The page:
A Sapling Among a Thousand Oaks
by Peter Bodo, TennisWorld
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I make the argument that U.S. players are "hard-court specialists" to a much greater degree than players who grew up playing on clay are clay-court specialists. The harsh reality is that blowing off the clay court season has become the standard MO for American (er, gringo) players, while those theoretical "clay-court specialists" of South America and Europe are more prolific and dedicated hard court competitors.
Okay, in a way they have less choice in the matter, because the majority of events are on hard courts, or courts that play more like hard than clay. Any player who wants to make an impact in the rankings simply must play hard court tennis. The same can't be said for clay court tennis. There's a good chance that, say, the top three American players may not end up playing more than a dozen clay court matches between them this year on the high-octane European clay-court circuit (I'm discounting Houston because it's not in the U.S. although it used to be in Mexico). But check my ESPN entry if you want to compare how U.S. players stack up against clay-bred competitors in terms of commitment.
My train of thought was triggered by Wayne Bryan
, with whom I had dinner on Monday in Camarillo, Ca. He's as dismayed as anyone about the way so many U.S. players simply write off the clay-court season, in what is a nasty, self-fulfilling prophecy and tautology: I can't play oan on clay therefore why should I go to Europe and waste my time trying to play on clay?
It was just what I needed, after leaving JFK at 7 AM and, after arriving in LA, jumping right into a rental car, and blasting up to Thousand Oaks to meet Sam Querrey
and friends. [. . .]
[. . .]
But there's another California, where people are still living out a 1950s-style experience centered around family, sunshine and sports. That face of California is the one that produced people like Ellsworth Vines, Tracy Austin, Lindsay Davenport, Pete Sampras. . . and countless other promising SoCal prodigies like Querrey.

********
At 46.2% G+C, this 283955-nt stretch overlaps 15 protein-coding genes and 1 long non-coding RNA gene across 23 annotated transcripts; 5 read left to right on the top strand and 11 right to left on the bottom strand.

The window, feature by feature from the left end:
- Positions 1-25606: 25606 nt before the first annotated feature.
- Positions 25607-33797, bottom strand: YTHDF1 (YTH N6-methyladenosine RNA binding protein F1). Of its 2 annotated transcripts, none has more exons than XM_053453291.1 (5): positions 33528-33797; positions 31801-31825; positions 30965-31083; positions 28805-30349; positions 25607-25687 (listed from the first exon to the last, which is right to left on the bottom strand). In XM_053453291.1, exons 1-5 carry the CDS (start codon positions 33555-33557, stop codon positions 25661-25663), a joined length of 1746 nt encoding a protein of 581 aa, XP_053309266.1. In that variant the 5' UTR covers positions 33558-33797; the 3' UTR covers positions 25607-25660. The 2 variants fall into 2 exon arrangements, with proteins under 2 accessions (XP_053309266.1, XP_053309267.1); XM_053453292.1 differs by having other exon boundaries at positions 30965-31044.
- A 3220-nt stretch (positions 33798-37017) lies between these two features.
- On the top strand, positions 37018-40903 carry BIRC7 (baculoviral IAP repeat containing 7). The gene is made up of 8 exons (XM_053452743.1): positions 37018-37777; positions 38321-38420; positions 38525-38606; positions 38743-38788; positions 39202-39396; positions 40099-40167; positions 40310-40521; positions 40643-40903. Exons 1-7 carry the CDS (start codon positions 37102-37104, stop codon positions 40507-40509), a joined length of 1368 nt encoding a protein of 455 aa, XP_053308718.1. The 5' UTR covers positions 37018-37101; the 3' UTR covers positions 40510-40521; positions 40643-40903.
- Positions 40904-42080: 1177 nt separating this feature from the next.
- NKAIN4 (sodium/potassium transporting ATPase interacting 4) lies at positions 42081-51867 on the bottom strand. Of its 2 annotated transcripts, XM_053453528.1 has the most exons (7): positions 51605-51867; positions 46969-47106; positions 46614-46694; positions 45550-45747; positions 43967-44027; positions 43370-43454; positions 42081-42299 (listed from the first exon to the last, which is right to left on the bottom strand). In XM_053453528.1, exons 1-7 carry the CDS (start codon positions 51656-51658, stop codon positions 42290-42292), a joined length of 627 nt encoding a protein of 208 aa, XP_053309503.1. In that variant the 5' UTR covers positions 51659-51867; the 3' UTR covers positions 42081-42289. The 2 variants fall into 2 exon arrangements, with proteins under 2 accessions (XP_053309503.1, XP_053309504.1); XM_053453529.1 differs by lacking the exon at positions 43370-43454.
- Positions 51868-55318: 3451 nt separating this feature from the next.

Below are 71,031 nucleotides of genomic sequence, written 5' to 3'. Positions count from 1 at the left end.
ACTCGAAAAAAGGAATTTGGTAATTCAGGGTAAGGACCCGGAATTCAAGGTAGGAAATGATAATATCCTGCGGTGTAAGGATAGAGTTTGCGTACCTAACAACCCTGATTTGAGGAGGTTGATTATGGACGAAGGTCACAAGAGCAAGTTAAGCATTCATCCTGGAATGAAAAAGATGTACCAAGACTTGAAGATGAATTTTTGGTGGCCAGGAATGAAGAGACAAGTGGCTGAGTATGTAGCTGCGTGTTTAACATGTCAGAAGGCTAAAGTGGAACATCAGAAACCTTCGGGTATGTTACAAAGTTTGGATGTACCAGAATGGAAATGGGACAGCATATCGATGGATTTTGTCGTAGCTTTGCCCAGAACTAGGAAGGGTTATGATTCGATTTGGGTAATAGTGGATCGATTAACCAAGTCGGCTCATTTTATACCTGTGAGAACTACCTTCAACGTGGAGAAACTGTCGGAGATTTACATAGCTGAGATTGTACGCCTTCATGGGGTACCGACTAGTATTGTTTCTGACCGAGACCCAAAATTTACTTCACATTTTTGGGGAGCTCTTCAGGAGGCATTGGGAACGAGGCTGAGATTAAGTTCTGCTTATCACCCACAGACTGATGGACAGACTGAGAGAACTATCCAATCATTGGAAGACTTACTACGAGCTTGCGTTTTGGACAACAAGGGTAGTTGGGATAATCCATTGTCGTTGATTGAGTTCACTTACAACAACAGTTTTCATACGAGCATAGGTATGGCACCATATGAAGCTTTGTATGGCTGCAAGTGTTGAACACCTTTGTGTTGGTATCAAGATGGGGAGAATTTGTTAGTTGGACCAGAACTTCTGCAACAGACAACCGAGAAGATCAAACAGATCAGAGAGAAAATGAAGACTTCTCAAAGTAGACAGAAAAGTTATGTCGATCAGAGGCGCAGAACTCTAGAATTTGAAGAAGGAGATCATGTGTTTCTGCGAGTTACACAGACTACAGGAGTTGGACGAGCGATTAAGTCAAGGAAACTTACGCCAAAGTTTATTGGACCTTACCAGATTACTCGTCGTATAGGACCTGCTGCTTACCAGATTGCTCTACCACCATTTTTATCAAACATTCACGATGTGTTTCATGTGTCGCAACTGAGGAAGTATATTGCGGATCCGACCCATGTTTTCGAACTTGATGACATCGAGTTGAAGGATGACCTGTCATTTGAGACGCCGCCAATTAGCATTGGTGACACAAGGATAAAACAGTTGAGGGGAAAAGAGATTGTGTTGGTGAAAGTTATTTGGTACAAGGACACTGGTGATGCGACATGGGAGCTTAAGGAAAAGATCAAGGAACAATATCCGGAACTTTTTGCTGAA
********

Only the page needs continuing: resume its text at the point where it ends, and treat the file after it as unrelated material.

[. . .] But all the hype surrounding the more outrageous aspects of left-coast life often overshadows the security, prosperity and just plain normalcy that characterizes life for most people in California. So it is with the Querreys. The father, Mike, has done very well in the mortgage banking business; his two children (Sam has a hotshot volleyball-playing younger sister, Ellen) grew up without a care in the world, or at least none that had to do with anything more serious than the eternal question: Pepsi or Coke? It's still a very, very good life in SoCal.
We decided to go over to the North Ranch Country Club, where the Querreys are members, to do the usual dog-and-pony show of interviews, practice, general chit-chat. When we pulled in, Sam wanted to make a beeline for the In-and-Out burgermobile that was parked near the golf course; he'd discovered the previous day that they were giving out free burgers, and what's more unbelievably, inexplicably, friggin' outrageously amazing to a typical 19-year old than. . . free burgers?
But Sam was in training; he had just finished poking a turkey (white meat) sandwich around on his plate (there was a greater chance of the sandwich biting him than the other way around) and he resisted.
You'll have to wait for the U.S. Open issue of Tennis for the full-on interview, but it went well and Sam proved to be right out of that California athletic mainstream I mentioned above. This is a kid who played all sports and decided on tennis for the simplest reason of all: It was the one he did best. That can be a cruel blow for a family that doesn't have the resources to underwrite junior tennis training; it's still a very expensive sport in that regard. But the Querreys are lucky, money wasn't an issue. Mike dropped by for a quick chat at North Ranch and he admitted that he had done pretty well, resources were not an issue. Still, Sam's career "just developed" the way any other high school athlete's might. There was never a thought given to Sam attending a tennis academy, or concentrating full-time on tennis. The target was a tennis scholarship, preferably to the University of Southern California. That went down the tubes when it became clear that Sam had world-class talent.